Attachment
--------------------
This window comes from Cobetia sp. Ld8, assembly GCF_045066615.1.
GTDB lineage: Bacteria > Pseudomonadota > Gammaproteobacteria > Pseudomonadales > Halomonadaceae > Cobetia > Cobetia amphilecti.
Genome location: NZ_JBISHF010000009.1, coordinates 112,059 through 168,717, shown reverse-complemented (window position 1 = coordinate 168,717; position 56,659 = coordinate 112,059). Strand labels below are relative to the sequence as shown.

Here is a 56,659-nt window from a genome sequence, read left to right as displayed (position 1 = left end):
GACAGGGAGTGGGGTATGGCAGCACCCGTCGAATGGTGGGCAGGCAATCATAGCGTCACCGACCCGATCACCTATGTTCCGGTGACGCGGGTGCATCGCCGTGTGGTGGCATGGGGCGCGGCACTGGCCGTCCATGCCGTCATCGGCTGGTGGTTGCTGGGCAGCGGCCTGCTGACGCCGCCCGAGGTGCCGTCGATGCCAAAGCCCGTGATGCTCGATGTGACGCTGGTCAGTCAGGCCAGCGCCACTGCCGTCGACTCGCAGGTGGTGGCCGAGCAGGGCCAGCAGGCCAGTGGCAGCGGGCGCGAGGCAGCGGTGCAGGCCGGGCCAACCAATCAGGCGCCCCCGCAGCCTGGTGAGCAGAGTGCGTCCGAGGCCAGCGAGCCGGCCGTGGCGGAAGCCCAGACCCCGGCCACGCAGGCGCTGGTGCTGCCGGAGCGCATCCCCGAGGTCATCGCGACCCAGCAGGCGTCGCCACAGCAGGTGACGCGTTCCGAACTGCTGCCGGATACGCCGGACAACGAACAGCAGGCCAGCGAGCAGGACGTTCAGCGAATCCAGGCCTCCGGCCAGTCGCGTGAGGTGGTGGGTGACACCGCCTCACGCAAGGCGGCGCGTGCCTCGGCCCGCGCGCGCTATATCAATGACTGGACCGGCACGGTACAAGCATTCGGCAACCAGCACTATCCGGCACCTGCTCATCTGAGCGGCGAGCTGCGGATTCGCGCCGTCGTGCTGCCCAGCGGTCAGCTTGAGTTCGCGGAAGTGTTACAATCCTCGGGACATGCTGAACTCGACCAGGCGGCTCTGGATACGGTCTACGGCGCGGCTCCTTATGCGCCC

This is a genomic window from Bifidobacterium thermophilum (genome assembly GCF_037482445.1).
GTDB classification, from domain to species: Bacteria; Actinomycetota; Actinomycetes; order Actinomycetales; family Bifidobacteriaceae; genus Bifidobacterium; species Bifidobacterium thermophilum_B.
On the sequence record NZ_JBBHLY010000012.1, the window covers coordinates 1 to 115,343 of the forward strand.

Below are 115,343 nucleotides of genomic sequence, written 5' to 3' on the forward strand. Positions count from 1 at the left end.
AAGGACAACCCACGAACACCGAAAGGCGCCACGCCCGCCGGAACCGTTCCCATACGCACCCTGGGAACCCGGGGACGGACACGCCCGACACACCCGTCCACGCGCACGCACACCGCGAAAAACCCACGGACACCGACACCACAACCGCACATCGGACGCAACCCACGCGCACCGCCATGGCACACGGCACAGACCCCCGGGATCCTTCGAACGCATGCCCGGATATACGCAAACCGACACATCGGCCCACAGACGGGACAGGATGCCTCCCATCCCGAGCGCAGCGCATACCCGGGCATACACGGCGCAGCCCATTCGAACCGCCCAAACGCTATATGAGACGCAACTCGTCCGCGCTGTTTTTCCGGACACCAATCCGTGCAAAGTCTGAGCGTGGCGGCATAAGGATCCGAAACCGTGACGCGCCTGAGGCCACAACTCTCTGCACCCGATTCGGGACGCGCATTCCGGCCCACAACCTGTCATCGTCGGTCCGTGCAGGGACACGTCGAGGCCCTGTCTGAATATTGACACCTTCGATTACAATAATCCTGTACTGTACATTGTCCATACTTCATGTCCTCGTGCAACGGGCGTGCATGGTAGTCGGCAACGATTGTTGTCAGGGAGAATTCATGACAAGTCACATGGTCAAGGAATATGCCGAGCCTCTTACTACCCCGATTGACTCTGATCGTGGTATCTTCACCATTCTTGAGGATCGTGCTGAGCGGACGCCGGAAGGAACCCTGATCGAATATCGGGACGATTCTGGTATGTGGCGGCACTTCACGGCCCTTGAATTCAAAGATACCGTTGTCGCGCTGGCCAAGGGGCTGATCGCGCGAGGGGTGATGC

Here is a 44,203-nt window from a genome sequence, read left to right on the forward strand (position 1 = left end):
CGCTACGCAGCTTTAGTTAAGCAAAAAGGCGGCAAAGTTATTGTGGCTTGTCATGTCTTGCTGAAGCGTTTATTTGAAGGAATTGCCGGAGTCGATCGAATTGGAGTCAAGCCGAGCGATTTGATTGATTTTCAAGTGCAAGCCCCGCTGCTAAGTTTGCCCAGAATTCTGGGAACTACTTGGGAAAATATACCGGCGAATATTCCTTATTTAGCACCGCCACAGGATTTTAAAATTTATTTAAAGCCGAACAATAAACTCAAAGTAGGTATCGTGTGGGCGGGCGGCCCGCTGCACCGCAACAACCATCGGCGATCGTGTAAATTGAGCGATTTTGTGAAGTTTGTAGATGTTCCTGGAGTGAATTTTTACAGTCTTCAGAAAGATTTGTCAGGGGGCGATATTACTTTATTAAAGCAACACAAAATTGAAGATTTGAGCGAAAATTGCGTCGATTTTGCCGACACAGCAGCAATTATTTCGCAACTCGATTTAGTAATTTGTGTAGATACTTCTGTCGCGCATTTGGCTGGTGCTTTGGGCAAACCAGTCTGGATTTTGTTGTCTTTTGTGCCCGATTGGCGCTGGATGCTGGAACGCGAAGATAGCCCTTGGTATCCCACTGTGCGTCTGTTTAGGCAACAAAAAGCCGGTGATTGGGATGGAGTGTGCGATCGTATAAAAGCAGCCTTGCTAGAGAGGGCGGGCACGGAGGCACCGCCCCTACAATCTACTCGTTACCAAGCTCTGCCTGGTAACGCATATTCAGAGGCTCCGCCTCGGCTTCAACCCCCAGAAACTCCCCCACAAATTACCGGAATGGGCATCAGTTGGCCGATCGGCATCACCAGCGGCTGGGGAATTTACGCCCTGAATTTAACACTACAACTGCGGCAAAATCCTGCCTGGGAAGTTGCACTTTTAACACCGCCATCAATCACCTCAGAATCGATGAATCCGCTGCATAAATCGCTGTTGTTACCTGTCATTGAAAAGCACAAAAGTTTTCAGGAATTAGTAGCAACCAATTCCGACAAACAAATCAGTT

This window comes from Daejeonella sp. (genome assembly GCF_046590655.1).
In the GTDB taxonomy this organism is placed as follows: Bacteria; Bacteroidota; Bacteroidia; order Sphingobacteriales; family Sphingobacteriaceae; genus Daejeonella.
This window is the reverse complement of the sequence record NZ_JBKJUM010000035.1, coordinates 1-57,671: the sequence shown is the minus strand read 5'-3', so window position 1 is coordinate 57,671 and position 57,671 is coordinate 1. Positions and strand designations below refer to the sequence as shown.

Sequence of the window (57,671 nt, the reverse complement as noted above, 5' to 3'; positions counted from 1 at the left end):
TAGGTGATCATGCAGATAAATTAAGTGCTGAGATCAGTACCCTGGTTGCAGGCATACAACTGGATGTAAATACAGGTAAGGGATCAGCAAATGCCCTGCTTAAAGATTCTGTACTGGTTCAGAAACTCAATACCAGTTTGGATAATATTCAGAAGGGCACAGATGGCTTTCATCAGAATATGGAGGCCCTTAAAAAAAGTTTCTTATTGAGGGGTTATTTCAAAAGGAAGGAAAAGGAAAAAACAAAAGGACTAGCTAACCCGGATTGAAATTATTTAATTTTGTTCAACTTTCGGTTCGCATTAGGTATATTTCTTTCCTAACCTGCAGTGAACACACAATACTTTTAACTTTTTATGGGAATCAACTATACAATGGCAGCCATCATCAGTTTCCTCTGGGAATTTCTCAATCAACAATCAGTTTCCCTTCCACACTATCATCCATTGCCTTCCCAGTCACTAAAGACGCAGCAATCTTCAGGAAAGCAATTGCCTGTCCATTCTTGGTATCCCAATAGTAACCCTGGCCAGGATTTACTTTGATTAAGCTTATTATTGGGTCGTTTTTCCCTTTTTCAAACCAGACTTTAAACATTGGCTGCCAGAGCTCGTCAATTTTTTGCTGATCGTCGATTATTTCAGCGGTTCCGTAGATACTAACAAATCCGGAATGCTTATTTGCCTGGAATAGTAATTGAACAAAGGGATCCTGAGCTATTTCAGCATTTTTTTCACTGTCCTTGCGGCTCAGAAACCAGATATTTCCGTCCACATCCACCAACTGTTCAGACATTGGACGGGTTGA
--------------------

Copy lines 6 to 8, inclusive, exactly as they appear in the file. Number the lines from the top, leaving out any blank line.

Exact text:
This is a genomic window from Bifidobacterium thermophilum (genome assembly GCF_037482445.1).
GTDB classification, from domain to species: Bacteria; Actinomycetota; Actinomycetes; order Actinomycetales; family Bifidobacteriaceae; genus Bifidobacterium; species Bifidobacterium thermophilum_B.
On the sequence record NZ_JBBHLY010000012.1, the window covers coordinates 1 to 115,343 of the forward strand.